Paganism Surviving in Christianity
by Abram Herbert Lewis, D.D.
He who thinks that the Christianity of the fourth century was identical with that of theN ew-T estament period, will go widely astray. He who does not look carefully into the history of religions before the time of Christ, and into the pagan influences which surrounded infant Christianity, cannot understand its subsequent history. He who cannot rise above denominational limitations and credal restrictions cannot become a successful student of early Church history, nor of present tendencies, nor of future developments. History is a series of results, not a medley of happenings. It is the story of the struggle between right and wrong ;the record of God sdealing with men. The historic argument is invaluable, because history preserves God sverdicts concerning human choices and actions, Events and epochs, transitions and culminations, are the organized causes and effects which create the never-ceasing movement, and the organic unity called history.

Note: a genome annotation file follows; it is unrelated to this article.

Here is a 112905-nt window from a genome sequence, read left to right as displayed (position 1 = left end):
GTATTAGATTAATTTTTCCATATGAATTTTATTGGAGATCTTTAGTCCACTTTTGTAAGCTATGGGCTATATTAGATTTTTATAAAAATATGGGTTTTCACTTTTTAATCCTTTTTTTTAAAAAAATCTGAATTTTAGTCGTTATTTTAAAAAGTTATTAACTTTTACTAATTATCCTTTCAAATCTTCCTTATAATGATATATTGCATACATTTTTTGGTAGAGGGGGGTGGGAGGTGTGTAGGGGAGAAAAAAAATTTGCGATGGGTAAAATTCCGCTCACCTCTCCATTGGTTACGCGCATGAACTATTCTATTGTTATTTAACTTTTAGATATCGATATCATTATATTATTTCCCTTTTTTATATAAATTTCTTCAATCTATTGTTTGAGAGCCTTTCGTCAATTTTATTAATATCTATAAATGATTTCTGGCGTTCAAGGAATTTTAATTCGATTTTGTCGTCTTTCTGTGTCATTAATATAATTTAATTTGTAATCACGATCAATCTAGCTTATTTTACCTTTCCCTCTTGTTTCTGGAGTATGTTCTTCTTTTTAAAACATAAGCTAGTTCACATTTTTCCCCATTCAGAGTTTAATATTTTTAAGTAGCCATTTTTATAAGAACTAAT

(Typographical errors above are due to OCR software and don't occur in the book.)